Shallow Be Thy Name

Young men, early Mamet: Amusing, immature — and yes, perverse

click to enlarge HEY LADIES! Bernie Litko, left, and Danny - Shapiro represent a certain phase in male - development. - MARK A. MARPLE
MARK A. MARPLE
HEY LADIES! Bernie Litko, left, and Danny Shapiro represent a certain phase in male development.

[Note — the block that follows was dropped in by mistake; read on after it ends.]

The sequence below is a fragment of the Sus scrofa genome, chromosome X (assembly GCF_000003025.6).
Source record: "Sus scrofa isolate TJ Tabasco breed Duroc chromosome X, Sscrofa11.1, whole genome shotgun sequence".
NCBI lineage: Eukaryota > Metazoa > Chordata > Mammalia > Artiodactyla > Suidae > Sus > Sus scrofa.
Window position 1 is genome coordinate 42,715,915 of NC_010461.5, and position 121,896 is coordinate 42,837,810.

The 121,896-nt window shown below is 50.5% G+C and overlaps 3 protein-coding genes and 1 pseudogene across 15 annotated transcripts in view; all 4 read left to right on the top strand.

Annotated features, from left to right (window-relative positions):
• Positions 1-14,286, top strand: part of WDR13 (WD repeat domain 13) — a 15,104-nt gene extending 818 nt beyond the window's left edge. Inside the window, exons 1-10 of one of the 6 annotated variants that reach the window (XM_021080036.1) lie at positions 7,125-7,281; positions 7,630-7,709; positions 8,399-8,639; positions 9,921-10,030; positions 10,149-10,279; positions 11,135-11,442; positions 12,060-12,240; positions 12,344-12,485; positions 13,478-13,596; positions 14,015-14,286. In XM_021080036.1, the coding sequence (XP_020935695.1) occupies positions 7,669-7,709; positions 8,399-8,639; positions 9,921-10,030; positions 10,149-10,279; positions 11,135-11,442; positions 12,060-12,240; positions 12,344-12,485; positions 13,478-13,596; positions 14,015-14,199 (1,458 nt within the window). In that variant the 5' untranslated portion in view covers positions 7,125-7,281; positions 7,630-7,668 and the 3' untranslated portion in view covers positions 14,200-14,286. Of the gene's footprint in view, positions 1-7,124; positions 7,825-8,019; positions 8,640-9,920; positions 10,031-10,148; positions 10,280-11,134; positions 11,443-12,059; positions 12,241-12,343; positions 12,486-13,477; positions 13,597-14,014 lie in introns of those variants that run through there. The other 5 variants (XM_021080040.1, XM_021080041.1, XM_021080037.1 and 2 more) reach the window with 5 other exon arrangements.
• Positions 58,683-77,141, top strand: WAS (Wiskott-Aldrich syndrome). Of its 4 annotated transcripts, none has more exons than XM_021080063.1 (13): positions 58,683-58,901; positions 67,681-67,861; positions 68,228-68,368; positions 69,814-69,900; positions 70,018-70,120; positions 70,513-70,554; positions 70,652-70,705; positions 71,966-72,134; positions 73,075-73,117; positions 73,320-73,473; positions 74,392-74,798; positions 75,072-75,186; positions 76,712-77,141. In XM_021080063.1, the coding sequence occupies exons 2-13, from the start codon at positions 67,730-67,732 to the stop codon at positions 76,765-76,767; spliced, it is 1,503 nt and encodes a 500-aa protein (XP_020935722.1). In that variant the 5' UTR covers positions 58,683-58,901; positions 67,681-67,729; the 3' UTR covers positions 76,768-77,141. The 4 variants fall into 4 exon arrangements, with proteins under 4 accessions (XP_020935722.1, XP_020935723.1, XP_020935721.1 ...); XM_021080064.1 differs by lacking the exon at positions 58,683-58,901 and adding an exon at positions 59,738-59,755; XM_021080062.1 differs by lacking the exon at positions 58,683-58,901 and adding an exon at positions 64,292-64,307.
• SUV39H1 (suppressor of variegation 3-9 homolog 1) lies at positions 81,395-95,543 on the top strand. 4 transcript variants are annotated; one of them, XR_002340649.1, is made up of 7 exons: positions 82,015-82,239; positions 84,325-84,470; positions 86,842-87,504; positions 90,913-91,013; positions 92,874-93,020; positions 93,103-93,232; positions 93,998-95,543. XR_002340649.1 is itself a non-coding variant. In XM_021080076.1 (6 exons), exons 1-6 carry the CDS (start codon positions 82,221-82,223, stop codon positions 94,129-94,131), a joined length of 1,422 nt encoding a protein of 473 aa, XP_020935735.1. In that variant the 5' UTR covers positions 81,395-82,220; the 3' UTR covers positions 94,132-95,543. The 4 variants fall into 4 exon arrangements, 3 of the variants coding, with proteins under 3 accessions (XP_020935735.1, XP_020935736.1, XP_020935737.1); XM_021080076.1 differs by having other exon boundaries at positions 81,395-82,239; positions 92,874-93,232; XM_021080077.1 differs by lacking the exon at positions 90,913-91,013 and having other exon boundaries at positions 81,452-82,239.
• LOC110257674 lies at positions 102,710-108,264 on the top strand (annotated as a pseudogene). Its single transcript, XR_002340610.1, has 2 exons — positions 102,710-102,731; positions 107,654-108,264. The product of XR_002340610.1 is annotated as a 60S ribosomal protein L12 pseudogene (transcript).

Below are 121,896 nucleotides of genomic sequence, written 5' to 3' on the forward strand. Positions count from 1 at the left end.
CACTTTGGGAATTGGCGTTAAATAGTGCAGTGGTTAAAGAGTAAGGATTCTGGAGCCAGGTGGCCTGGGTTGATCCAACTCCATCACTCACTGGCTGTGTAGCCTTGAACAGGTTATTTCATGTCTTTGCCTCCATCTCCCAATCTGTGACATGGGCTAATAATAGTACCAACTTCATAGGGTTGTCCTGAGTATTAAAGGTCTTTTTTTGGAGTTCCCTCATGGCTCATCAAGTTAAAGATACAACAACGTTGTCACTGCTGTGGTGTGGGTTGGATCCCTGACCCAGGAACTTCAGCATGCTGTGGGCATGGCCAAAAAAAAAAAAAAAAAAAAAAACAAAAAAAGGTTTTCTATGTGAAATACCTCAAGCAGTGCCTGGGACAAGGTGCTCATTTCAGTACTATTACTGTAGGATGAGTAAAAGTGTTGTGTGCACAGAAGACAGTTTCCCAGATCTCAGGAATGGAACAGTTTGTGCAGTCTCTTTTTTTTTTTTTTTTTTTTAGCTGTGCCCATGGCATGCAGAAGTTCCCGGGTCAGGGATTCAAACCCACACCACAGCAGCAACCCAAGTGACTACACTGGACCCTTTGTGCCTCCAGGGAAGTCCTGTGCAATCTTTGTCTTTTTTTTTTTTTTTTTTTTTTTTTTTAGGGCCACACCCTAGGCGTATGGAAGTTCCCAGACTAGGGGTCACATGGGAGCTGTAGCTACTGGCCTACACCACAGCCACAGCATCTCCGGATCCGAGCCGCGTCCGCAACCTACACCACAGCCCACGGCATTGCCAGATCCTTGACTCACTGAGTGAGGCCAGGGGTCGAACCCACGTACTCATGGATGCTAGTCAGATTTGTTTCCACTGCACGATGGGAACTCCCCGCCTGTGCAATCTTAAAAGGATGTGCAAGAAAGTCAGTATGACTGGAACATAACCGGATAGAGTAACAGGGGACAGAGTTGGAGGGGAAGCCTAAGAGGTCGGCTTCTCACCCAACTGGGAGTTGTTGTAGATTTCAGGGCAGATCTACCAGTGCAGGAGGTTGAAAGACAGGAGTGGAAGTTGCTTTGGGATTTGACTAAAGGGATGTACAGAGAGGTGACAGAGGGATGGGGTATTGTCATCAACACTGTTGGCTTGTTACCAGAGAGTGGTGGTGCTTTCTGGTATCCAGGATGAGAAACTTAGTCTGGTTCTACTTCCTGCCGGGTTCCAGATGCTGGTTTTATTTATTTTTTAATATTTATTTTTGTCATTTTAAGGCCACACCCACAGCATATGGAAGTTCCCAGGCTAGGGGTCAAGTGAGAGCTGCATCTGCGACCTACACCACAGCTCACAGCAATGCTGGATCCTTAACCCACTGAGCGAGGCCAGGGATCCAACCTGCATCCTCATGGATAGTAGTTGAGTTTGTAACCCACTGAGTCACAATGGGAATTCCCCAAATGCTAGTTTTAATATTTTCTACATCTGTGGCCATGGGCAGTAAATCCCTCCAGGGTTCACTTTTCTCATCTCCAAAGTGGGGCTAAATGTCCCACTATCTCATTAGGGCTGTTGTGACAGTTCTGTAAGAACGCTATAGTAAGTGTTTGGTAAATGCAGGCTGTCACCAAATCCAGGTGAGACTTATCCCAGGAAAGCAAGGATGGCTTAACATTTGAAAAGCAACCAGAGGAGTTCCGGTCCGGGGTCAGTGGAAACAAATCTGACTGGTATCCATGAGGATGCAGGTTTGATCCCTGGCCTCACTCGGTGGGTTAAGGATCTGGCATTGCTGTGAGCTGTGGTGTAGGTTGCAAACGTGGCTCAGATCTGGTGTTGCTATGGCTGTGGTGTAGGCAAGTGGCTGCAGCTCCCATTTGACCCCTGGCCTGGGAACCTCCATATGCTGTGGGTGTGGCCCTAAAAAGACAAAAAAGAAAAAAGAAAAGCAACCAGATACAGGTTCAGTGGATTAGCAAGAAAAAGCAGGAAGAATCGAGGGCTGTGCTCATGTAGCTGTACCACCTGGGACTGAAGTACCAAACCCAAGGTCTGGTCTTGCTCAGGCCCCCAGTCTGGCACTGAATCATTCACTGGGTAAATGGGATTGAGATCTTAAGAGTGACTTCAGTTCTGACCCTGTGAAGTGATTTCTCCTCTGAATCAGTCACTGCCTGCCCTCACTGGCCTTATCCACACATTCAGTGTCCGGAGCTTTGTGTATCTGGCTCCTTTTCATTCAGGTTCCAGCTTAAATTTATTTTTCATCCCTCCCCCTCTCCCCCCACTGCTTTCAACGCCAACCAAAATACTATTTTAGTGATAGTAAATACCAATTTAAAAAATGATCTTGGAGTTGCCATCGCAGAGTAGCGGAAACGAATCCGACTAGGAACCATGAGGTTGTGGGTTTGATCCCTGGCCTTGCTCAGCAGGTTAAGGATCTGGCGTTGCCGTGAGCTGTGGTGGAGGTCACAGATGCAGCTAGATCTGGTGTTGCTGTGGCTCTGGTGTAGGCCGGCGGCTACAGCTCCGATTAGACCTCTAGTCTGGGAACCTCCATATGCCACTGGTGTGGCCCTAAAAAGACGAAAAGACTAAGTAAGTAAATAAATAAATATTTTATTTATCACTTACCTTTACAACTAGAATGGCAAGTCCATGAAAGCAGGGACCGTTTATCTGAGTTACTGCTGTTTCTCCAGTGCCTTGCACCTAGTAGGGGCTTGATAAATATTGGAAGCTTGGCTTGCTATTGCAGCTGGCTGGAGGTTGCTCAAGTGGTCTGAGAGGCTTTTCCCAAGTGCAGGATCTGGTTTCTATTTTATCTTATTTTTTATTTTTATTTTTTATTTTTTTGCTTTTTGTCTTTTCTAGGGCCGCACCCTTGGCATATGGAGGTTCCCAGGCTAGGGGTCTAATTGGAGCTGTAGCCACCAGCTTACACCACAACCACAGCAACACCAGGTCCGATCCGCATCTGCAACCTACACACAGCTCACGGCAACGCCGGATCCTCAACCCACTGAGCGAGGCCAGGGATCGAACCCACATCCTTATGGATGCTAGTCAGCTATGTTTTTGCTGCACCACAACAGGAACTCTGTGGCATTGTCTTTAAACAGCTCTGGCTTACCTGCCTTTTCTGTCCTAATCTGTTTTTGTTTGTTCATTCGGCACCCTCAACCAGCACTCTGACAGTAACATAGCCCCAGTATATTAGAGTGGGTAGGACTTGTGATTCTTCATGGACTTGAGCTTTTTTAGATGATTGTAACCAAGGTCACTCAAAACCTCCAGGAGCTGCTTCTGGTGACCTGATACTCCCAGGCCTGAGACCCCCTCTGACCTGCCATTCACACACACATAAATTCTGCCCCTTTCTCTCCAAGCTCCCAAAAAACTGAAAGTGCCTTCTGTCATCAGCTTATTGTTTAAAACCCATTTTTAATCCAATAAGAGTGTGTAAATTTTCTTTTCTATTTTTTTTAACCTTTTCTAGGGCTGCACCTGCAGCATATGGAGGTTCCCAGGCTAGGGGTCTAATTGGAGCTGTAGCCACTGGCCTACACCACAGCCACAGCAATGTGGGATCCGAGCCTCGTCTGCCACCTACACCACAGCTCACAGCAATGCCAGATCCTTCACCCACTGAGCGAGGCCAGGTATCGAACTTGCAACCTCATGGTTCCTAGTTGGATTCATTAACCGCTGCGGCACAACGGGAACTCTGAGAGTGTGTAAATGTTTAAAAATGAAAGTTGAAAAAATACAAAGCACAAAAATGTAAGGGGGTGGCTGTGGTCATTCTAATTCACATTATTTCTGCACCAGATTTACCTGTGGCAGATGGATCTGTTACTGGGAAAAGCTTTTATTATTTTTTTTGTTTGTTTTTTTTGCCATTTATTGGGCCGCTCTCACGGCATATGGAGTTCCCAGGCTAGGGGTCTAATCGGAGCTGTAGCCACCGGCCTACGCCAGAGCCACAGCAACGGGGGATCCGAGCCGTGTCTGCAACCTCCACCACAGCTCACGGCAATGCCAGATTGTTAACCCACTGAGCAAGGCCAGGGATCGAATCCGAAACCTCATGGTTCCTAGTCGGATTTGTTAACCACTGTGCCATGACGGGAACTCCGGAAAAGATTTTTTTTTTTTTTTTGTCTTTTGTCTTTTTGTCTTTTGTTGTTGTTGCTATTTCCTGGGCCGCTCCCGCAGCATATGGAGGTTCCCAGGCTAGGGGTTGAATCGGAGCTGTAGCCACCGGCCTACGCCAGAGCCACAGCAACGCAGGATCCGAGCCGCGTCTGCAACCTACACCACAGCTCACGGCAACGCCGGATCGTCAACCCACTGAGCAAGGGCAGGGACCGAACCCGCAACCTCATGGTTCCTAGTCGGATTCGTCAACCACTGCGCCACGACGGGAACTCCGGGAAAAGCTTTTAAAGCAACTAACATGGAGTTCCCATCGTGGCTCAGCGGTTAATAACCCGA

Sexual Perversity in Chicago is one of David Mamet's earliest plays, and, amusing as it is, it lacks the depth of vision to be found in later works like Glengarry Glen Ross, Oleanna and Speed-the-Plow. Mamet's subject in Perversity is sex — not the kinky sort that the title might conjure up, but sex as understood by two mentally young men for whom women are mysterious, often maddening beings with little human value beyond their willingness to relieve a man's carnal tensions. Any man who's ever been 16 will recognize in Danny Shapiro and Bernie Litko a certain phase in male development, when sexual urges are strong and the beings who can satisfy them are distressingly aloof. And any man who's ever been 30 will know what's lacking from Perversity: respect for women as creatures with minds of their own, souls seeking meaning, roles beyond sex toy. Fortunately, Mamet was a brilliant maker of dialogue even in his early plays, so you can enjoy Perversity's language even while lamenting its shallowness. But if you're not aware of the later plays with their scathing exposure of human failings, don't expect Perversity to inform you of Mamet's importance. This is an immature work, both in form and in content. It's not helped very much by Bayshore Productions' version now playing at the ¡Viva La Frida! Café y Galeria. On a crudely unattractive set, consisting of little more than a dusty-looking black stage and a large box wrapped in black cloth, four actors fail to convince us that any of Mamet's characters change or evolve from first scene to last. In one case, it doesn't matter: Anthony Casale is so funny as arch-male-chauvinist Bernie Litko, we would be disappointed to find him actually learning anything from the chaos he generates. And I suppose an argument could be made (though I'm not sure that I buy it) that Mamet has written the part of Joan Webber with so little variation of temperament, it would be wrong for Regina Smith to add colors where the playwright left blanks. But no such case can be made about the part of Danny Shapiro, played with an out-of-focus air of innocence by the unconvincing John Krevens. Danny's a key player in Mamet's parable, a young man who at least attempts a good relationship with a woman, and whose failure should reveal the fatal defect of the Hustler philosophy. But Krevens never finds a thinkable through-line for his character, and confusingly wears the same look of wide-eyed innocence whether he's listening to one of his friend Bernie's sexual postmortems or castigating his lover, Deborah, for not being ... well, it's not clear. Finally, Aisha Duran is charming enough as Deborah, but fails to persuade us that her relationship with Danny affects her in the least, for better or worse. "Times change and people change with them," said someone — I think it was Brecht — but in this production of Perversity, times change and no one notices. True, Mamet's script typically offers little in the way of stage directions, but that just means that the director — in this case Mark A. Marple — has more work to do in making the dramatic action intelligible. Marple's great on some individual scenes, but he leaves the big picture murky.